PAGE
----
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An Interview with Paul Otremba 

Interview conducted by Justin Bigos

Justin Bigos: First, I’d like to thank you for coming to Denton to read for the kickoff of the Kraken Reading Series.  You read your work beautifully, and we in the audience were grateful to have you.  Before we begin to discuss your first book, The Currency, I’m wondering if you can tell us a bit more about most of the poems you read, which sounded like newer work.  Whereas The Currency is very serious in tone and makes allusions to high art, I noticed that the newer work had references to pop culture, and was often pretty funny.  Are any of these changes intentional?

Paul Otremba: Thank you for having me to Denton. I had a wonderful time at the reading. It was a great venue, and you were spectacular hosts. The majority of what I read is new work. Those poems are from my second book, which I’m calling Pax Americana right now, and it’s scheduled to come out with Four Way Booksin January of 2015. The attempts at humor and the pop culture references you noticed are intentional. After completing The Currency, there was a period of time when new poems were scarce in their arrival, if they came at all. As I was finishing up that manuscript, I felt every new draft I wrote was in some way auditioning for the book, so there were formal and thematic affinities. During the extensive editing that went into the book’s final version, I became painfully aware of those affinities, which on generous days I’d want to call obsessions, and on self-critical days I’d call merely habits. I try to keep a balance between those days.

It took me a while to find the new obsessions. I didn’t want to write the same poems over again. I believe in the work of poetry, of grinding out daily with the art. Reading and playing around with bits of language—which I consider doing my work—can sustain me for a long time, but eventually I want something resembling a draft of a complete poem. Some things I did to pass the time were formal exercises, setting myself arbitrary constraints that potentially could be generative. I don’t think you need an idea to start a poem or even a particular voice figured out. All you need is a little bit of structure to react against, to set some words down in an arrangement and see what they produce. I wrote sonnets and psalms and epistles and these short narrative pieces; those exercises led me to some surprising diction, rhythms, and subjects. I was also treating the poems as repositories for the various things I was thinking about and encountering. I had turned off that internal editor I had needed to guide the subject matter and tone to complete the first book. In that process I realized there were many aspects to my personality (specifically humor) and interests (mostly movies and television) that hadn’t made it into the poems yet.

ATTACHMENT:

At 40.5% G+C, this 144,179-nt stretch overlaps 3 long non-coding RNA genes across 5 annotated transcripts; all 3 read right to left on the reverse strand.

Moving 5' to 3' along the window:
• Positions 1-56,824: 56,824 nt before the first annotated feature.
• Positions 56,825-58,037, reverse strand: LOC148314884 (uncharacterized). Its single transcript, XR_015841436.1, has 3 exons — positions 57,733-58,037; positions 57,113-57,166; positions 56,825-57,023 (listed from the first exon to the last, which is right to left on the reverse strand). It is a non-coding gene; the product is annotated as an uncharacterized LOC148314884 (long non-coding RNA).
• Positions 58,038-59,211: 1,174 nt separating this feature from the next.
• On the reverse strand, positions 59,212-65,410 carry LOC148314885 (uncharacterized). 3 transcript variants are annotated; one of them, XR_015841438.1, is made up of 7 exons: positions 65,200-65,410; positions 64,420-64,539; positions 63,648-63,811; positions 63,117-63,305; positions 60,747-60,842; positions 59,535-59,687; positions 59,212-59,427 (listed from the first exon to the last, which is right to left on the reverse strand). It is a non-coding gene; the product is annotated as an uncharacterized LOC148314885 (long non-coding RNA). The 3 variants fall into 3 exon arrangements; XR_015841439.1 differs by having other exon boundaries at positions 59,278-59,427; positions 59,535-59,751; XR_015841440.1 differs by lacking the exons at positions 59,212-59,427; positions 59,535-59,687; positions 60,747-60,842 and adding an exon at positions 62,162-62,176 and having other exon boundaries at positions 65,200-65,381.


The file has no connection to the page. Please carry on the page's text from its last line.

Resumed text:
It’s not like I had some aesthetic revelation or conversion. The poems of The Currencyare merely the poems I was interested in figuring out then. And sure, there is my temperament and the accidents of what I was reading and thinking about at the time. I don’t believe there is a poet you are supposed to be, some poet-homunculus hidden in there you need to discover so it can express itself. When I think of a poem having a voice, that is not what I mean. Recently, I was reading T.S. Eliot’s “The Three Voices of Poetry,” and in it he talks about the lyric voice as being an expression of the poet’s thoughts and sentiments, an “obscure impulse,” “a demon against which he [sic] feels powerless,” which the poet must find the words for, as if she or he were performing an “exorcism of this demon.” When I read that, I couldn’t help but transpose it to exercising the demon, which feels a little more honest to how I create poems. Whenever